Benjamin Russell was the origin of all things Russell, in Alabama today.
Born on a small farm in rural Tallapoosa County Alabama, exactly 100 years after 1776, Ben Russell’s genealogy traces back to Richard Russell of Westchester County, England, in the 14th century. Beginning in 1603 the lineage traces on through the church records of Ipswich County and London and finally, around 1750, James Russell crossed the Atlantic Ocean to Charleston, South Carolina. His son John Russell fought in the War of Independence. The family slowly migrated through Georgia and into Alabama.
B.F.C. and Bettie’s son, Benjamin, was “a dedicated and hardworking young man” and eventually worked his way through the University of Virginia, graduating in the spring of 1899 with a law degree.
Following his marriage in November 1899 to Roberta Bacon McDonald, Benjamin Russell practiced law in Birmingham for a few months. When his father, B.F.C., suffered a paralyzing stroke in early 1900, Benjamin returned to Alexander City to manage the family business. In the same year, at the age of 24, he founded the Citizens Bank of Alexander City, which in 1904 became the First National Bank, then Aliant Bank, the predecessor to the present-day Valley Bank System.
In April of 1902, Ben Russell founded Russell Mills in a 50 x 100-foot wooden building with six knitting machines and ten sewing machines. The new company purchased yarn for the knitting machines, which made the cloth for the cut and sew operation. The company’s first garment was a ladies and children’s knitted shirt, produced at the rate of 150 a day. Tragically, on Friday, June 13, 1902, the entire business district of Alexander City, including Citizen’s Bank, burned.
Mr. Ben did not confine his efforts to rebuilding his bank. The pioneering spirit of his lineage allowed him to quickly shake off the effects of “the great fire” and take a bold, new leap.
Young Ben Russell was quite adept at most practical applications of his ingenuity, but in those early days, success in such a fledgling business was difficult. It soon became apparent that each garment cost several cents more than it could be sold for. He met with his employees and in a heart-to-heart talk, the matter of quantity and quality of production was discussed. Following a grim “we succeed, or we fail together” declaration, they came away with an even stronger resolve. Hard work and innovation were Ben Russell’s greatest assets and these as well as a thousand other problems were ultimately solved.
In 1908, the ladies and children’s shirts went out of style and Russell changed its product line to ladies’ step-ins or teddies. Thus, the first change in what would become a constant flow of designs and garments to meet customer demands, from underwear to dress, casual, active, and athletic wear, under the Russell Athletic brand.
In the spring of 1902, “Mr. Ben,” as he was called by all, built a telephone line from Dadeville through Alexander City and on to Sylacauga, establishing the first telephone service in Alexander City. The first exchange placed twenty telephones in service through a switchboard located in the basement of the First National Bank. This business venture later was sold to Southern Bell Telephone and Telegraph on February 24, 1904, for $15,250 – a significant sum in its day.
In 1911 the banker and cotton miller needed electrical power for his little mill and he began construction of a dam at Buzzards’ Roost Shoals on the Tallapoosa River, about five miles northeast of downtown Alexander City.
Alabama Power had, however, begun preparation for the massive Martin Dam project farther downstream. This impoundment would flood Mr. Ben’s site.
The old tales paint a picture of a sophisticated gentleman, briefcase in hand, calling on Mr. Ben at the construction site of his dam.
The story goes that Mr. Martin introduced himself as an attorney representing investors who had acquired the riparian rights (only) to the entire river valley. The obvious message would have been that the small, new facility would soon be below the level of the huge, new Lake Martin, to come.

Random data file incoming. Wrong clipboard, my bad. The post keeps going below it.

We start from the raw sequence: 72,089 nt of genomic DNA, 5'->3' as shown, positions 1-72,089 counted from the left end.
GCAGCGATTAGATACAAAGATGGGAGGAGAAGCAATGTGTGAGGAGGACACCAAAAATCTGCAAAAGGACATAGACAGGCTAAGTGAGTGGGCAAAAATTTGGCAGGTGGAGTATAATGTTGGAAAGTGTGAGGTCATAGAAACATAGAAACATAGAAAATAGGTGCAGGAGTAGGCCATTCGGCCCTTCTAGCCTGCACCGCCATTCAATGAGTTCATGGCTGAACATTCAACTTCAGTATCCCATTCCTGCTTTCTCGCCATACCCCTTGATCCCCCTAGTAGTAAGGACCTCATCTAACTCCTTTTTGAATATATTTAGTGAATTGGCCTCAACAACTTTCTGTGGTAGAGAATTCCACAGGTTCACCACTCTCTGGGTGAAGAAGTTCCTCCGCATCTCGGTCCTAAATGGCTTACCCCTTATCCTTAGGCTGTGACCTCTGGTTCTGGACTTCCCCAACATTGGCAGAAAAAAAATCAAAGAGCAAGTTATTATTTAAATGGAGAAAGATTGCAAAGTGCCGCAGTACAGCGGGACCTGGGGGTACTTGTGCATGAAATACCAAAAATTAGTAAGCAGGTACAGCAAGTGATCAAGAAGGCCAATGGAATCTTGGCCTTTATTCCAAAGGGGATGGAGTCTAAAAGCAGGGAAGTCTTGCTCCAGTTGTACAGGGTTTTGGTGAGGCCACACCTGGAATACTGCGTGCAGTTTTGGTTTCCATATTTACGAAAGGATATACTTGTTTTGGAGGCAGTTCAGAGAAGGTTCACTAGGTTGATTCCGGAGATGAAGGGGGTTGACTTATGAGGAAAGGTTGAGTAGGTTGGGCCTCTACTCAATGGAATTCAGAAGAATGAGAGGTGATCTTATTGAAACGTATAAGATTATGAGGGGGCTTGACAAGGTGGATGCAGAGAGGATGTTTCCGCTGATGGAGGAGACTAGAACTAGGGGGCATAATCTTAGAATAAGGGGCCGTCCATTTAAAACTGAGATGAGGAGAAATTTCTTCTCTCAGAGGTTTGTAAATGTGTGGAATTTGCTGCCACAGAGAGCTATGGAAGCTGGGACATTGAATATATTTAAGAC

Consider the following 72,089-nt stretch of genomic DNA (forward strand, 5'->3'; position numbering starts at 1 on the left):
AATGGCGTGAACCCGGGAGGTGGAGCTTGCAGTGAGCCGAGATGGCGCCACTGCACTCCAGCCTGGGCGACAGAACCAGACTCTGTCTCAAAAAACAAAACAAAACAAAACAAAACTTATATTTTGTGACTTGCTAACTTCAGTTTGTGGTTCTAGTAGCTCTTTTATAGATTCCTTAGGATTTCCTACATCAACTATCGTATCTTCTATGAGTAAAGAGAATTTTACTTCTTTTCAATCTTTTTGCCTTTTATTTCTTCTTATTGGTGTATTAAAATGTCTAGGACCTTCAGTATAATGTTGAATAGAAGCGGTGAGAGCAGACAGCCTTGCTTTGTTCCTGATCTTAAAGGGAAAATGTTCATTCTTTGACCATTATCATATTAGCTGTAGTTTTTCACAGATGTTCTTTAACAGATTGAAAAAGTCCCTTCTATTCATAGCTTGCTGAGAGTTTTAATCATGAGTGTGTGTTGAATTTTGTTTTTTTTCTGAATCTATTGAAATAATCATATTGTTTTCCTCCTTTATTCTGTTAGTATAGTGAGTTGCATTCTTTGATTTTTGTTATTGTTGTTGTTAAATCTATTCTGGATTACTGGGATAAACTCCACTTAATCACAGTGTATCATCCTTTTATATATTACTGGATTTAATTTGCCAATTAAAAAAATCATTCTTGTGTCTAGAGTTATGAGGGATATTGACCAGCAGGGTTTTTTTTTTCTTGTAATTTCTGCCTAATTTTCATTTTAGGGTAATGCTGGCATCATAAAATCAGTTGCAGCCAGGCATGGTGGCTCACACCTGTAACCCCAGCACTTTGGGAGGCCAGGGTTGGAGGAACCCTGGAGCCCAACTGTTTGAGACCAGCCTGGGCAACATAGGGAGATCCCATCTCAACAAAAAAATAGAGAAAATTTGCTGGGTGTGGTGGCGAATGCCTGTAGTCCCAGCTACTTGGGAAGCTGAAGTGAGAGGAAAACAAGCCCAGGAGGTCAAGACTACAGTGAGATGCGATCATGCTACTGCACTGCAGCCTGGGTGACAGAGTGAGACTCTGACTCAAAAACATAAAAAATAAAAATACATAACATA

Knowing the gentlemanly nature of the two – actual facts were most likely replaced at this point by pure humor. Allegedly, Mr. Ben informed Mr. Martin that he too was an attorney and that it would appear that they were standing on Mr. Ben’s property while discussing Mr. Martin’s visions!
We must hasten, at this point, to say that this version could not have been technically correct, for the two men became lifelong friends and worked tirelessly, together to bring us to the incredibly fortuitous point that we enjoy today.
According to Thomas W. Martin, Chairman of the Board of Alabama Power Company, Mr. Russell was the “moving spirit” behind his new Industries Light Power Company. After much negotiation, Mr. Russell sold this power project to the Interstate Power Company, which became Alabama Power Company in 1920.
In the words of Martin, “the broadminded Russell recognized the greater public benefit of the complete development of the power of the stream. A satisfactory agreement was therefore reached with Russell for purchase of his Industries Light and Power Company and for supplying his enterprises with power through a very favorable power franchise.” Most importantly, however, Mr. Ben promoted a personal friendship and an agreement with Martin that would lead to the purchase of a significant portion of the 880 miles of shoreline property of the new lake.
Ben, like his forefathers, remained “close to the land” and he continued to develop the family farm – the pioneering spirit seems to have continued to evolve. He ultimately combined some of the land acquired from the Alabama Power Company with the family farm – in the 1930s this comprised 30,000 acres of farm and timberland on the shores of Lake Martin.
Following the founding of Russell Mills/Russell Corporation in 1902, Mr. Ben was quick to build a church for the people that were moving into the new Russell mill village. The church was a typical white structure with wood columns, offering Methodist and Baptist services on alternating Sundays – the two preachers and one congregation system seemed to work just fine, over the years.
Mr. Ben realized the need to provide education for his employees and their families and in the fall of 1917, he brought into the organization Professor R.Y. Scott to establish the Russell Mills School and hold classes in the Russell Mills church building. By 1924 the school had outgrown the church facility and a new school building was built. In 1927 the Russell School became a part of the Alexander City School System offering grades kindergarten through ninth.
The mill village grew to 350 or so houses but beginning in the late 1950s residents were encouraged to purchase property in Springhill Subdivision that had been made available and build their own home. By mid-1960 the “old mill village” had been replaced by the ever-expanding “cotton mill.”